Let us read Psalm 32:1-2: "Blessed is he whose transgression is forgiven, whose sin is covered. Blessed is the man to whom the Lord does not impute iniquity, and in whose spirit there is no deceit." A New Testament verse that might be seen as a parallel to the above would be Romans 8:1, "There is therefore now no condemnation to those who are in Christ Jesus."

The Psalmist is saying that the person described in Psalm 32:1-2 is a happy person. All the failings of this person, variously described as transgression, sin, iniquity and deceit, have been dealt with to the satisfaction of the Lord. This person is in a happy standing and state before his God. So we have the Psalmist starting on a positive note and by implication presenting the condition to which the failed believer needs restoring. The Psalmist is putting down a marker and saying right at the commencement of this instructive Psalm, that this is where believers should be. In other words, follow these guidelines for a positive and happy restored spiritual condition.

2. The distressing situation of unconfessed sin (Psalm 32:3-5)

Let us read Psalm 32:3-5, "When I kept silent, my bones grew old through my groaning all the day long. For day and night Your hand was heavy upon me; my vitality was turned into the drought of summer. Selah. I acknowledged my sin to You, and my iniquity I have not hidden. I said, 'I will confess my transgressions to the Lord,' and You forgave the iniquity of my sin. Selah."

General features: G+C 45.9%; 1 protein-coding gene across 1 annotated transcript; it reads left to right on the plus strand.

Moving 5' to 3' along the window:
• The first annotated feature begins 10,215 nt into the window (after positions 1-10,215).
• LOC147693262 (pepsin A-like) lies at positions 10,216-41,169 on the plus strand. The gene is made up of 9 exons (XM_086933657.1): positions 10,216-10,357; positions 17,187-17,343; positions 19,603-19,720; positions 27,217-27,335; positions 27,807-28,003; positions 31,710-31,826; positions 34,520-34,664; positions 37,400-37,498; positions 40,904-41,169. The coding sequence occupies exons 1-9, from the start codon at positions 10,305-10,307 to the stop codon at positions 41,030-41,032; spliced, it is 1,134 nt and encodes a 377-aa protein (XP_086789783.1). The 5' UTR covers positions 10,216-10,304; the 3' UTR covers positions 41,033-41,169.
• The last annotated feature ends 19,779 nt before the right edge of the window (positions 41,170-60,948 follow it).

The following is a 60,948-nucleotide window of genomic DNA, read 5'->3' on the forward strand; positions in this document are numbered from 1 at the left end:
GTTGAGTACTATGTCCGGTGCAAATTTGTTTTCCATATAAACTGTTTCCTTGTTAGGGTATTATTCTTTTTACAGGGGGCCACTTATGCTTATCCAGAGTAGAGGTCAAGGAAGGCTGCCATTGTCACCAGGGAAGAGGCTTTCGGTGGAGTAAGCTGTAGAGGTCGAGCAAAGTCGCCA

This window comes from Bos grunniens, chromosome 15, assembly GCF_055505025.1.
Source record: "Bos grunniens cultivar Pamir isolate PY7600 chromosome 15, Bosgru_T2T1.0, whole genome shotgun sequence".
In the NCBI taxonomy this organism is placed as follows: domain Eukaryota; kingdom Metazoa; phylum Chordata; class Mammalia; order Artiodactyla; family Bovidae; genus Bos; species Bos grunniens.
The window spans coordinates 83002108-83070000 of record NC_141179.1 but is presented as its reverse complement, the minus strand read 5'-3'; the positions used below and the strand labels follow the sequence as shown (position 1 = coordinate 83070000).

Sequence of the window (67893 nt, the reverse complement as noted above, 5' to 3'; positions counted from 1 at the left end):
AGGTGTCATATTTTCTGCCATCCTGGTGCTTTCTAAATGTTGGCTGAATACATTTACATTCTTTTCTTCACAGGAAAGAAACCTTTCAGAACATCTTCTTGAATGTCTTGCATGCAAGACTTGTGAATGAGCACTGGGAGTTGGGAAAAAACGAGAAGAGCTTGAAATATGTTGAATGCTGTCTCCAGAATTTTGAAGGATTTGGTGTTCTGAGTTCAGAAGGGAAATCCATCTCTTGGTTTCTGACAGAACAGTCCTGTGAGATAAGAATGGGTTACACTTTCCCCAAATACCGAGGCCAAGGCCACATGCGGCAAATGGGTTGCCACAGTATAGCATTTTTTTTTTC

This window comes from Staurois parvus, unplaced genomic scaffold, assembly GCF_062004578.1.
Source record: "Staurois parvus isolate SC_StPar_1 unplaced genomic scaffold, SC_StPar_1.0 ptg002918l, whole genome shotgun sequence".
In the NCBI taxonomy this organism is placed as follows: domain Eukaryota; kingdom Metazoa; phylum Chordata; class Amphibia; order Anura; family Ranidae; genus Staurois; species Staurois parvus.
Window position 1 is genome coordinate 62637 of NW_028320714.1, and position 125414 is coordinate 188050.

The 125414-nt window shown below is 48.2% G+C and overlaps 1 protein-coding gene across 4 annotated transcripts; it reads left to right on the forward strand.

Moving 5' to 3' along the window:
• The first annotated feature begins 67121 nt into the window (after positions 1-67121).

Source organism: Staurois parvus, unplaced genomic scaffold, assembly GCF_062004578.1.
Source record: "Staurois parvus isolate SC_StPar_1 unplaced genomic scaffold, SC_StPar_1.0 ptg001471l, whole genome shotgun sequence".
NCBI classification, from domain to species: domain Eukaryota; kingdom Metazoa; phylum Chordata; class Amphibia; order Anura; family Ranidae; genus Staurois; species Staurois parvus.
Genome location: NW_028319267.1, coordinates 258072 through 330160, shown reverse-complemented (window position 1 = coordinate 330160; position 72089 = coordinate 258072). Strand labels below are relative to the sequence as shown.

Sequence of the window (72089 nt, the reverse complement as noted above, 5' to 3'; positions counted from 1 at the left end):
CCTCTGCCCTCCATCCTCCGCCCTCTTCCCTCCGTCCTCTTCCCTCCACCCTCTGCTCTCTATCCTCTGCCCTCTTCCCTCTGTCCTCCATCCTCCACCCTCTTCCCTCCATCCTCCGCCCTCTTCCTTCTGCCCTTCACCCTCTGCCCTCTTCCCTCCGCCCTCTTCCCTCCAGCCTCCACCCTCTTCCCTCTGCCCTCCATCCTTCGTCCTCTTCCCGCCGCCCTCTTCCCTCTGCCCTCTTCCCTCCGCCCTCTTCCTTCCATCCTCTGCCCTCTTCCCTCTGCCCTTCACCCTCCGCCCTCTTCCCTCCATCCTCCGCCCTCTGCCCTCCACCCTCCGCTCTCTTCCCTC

In Psalm 32:3-5 we have the condition of soul of a failed believer. At first it is possible to sin as a believer and fail to appreciate that this needs to be put right. At first, we may not realise that our fellowship and communion with God the Father and the Lord has been hindered. But Psalm 32:3-4 describe graphically the pain in the soul and conscience due to unconfessed sin. "My bones grew old" describe the ache in the soul, the inward pain, the restlessness of spirit, the feeling of being out of sorts with everyone and everything because of the loss of fellowship with God. Prayers may seem dull, only bouncing off the ceiling. When the restored believer looks back he or she can say "For day and night Your hand was heavy upon me" (Psalm 32:4). Lastly, the final symptom is described by the Psalmist: "my vitality was turned into the drought of summer" (Psalm 32:4). In other words, there was no fruit for God, strength was all gone, nothing going right with my words and actions appearing empty and useless.

Dear listener, can you identify with these symptoms? Does anything ring true? It is at that point the Psalmist inserts a "Selah", a pause. We need to reflect, look back and ask ourselves the question, "What is it? What has gone wrong?" It is when we start looking for a reason that the Spirit of God will start His restorative work in our souls and bring us to Psalm 32:5. This verse is in two parts. First, "I acknowledged my sin to You, and my iniquity I have not hidden. I said, 'I will confess my transgressions to the Lord'". Here is the starting point of recovery. We need to acknowledge the failure, the sin that has broken communion. It is no good trying to hide anything from our God who is all seeing; nothing is hidden from Him (see Hebrews 4:13). Then there is the need to make confession. Confession to the Lord must be first. There may also be the need to seek forgiveness from a fellow believer if in our sin we have caused others pain. However, the Psalmist is primarily concerned with the restoration of communion with the Lord which must come first.